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Content: Volume 5, Issue 4

showing 1-5 of 21 breaks

Ancient human DNA from a 10000 years old "chewing gum"

In recent decades ancient DNA has been continuously used as a part of the tool-kit for studying human history and evolution. Ancient human DNA is found in both organic and inorganic material, for example, bones, teeth, mummified materials, coprolites, soil, etc. Bones and teeth harbor the... click to read more

  • Natalija Kashuba | PhD student at Department of Archaeology and Ancient History, Archaeology, Uppsala University, Sweden
Views 131
Reading time 3 min
published on Dec 3, 2019
Gone but not forgotten – plant extinction in modern times

What do you think of when you hear the word 'extinction'? Chances are you think of dinosaurs or dodos. You'd be hard-pressed to find someone who thinks of plants. This contrast reflects that, until recently, we lacked a global overview of ongoing plant extinction. Extinction occurs... click to read more

  • A.M. Humphreys | Assistant Professor at Stockholm University, Stockholm, Sweden
  • R. Govaerts | Senior Content Editor at Royal Botanic Gardens, Kew, Richmond, Surrey, UK
  • E. Nic Lughadha | Senior Research Leader at Royal Botanic Gardens, Kew, Richmond, Surrey, UK
  • M.S. Vorontsova | Research Leader at Royal Botanic Gardens, Kew, Richmond, Surrey, UK
Views 293
Reading time 4 min
published on Nov 29, 2019
High in the Pamir Mountains: Ancient Cannabis Smoking in Western China

Cannabis is one of the most contentious and widely used drug plants in the world today. However, its history of use and the role that it played among peoples in the past is poorly understood. Historians and archaeologists have debated about ancient drug use for... click to read more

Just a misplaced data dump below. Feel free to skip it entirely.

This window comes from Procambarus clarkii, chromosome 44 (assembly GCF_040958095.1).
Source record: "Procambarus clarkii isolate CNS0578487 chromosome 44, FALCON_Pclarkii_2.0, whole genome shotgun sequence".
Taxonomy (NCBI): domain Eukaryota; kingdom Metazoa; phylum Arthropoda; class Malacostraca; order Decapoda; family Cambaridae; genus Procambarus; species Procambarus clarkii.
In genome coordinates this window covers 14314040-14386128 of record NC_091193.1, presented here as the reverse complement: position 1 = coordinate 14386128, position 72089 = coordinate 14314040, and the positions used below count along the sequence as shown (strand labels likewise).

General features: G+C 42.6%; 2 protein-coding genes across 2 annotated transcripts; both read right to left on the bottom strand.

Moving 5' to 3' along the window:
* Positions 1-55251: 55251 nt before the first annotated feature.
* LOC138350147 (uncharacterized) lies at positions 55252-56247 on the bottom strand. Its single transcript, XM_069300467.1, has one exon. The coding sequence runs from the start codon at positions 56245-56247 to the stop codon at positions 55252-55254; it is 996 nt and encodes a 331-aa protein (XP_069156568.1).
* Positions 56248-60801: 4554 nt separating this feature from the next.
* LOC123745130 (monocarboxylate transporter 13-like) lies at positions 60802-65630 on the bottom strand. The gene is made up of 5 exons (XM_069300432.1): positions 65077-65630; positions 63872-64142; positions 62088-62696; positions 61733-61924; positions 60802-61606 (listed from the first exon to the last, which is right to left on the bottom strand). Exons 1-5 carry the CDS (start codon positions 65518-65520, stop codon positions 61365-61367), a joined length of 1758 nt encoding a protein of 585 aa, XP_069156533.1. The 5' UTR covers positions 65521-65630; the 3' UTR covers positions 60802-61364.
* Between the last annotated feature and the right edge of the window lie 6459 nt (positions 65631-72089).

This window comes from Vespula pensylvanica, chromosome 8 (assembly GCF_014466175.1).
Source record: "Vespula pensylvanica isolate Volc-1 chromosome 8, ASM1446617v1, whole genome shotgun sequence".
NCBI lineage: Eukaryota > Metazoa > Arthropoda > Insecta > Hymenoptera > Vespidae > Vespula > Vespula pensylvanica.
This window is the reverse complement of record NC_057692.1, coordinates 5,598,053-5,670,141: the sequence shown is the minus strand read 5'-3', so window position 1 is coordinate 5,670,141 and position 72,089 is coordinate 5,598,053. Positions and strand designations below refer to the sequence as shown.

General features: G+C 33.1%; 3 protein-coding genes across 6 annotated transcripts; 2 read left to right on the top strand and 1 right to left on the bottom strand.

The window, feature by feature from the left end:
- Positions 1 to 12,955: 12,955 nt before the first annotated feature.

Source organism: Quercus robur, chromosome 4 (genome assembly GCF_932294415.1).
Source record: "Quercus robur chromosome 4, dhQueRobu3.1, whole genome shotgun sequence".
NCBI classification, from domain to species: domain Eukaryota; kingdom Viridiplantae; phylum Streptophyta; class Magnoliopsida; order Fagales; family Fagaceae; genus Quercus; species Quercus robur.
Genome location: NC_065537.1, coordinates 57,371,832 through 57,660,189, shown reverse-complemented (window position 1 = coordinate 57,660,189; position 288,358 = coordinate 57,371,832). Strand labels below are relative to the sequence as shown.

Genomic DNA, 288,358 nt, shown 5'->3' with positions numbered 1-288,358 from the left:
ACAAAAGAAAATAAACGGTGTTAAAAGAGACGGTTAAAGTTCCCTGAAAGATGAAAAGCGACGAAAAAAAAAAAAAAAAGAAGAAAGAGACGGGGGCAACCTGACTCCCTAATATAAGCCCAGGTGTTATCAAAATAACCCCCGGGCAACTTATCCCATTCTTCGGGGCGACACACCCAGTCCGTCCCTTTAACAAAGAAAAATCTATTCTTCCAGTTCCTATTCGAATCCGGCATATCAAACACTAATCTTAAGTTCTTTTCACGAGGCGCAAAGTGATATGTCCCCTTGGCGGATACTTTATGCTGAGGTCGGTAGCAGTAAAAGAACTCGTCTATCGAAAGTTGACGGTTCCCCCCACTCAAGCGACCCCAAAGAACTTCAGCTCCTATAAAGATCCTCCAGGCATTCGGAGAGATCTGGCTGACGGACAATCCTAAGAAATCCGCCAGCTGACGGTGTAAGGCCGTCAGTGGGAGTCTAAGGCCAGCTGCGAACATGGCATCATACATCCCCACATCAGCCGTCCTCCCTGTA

• Robert N. Spengler III | Laboratory Director at Max Planck Institute for the Science of Human History, Department of Archaeology, Jena, Germany
Views 444
Reading time 4 min
published on Nov 27, 2019
Silver-screen or starving? Predicting success in showbiz

In 1905 Albert Einstein had his "annus mirabilis", giving him an unassailable status as a genius in modern culture. Was this year a miraculous coincidence, or on the other hand could this have been predicted? Recent research suggests that perhaps unexpectedly, the answer is no.... click to read more

  • Oliver E. Williams | PhD student at School of Mathematical Sciences, Queen Mary University of London, London, UK
  • Lucas Lacasa | Reader at School of Mathematical Sciences, Queen Mary University of London, London, UK
Views 230
Reading time 3.5 min
published on Nov 25, 2019
Long-dead dinosaurs support new life

Modern scientific equipment has revolutionized the study of hidden life. Advances in genetic sequencing allow us to discover mysterious worlds of diverse microbes in Earth's harshest environments or within our bodies. Life also hides from us through time. Studying long-extinct creatures can be challenging. We must... click to read more

  • Evan T. Saitta | Postdoctoral Research Fellow at Integrative Research Center, Field Museum of Natural History, Chicago, IL, USA
Views 255
Reading time 3 min
published on Nov 20, 2019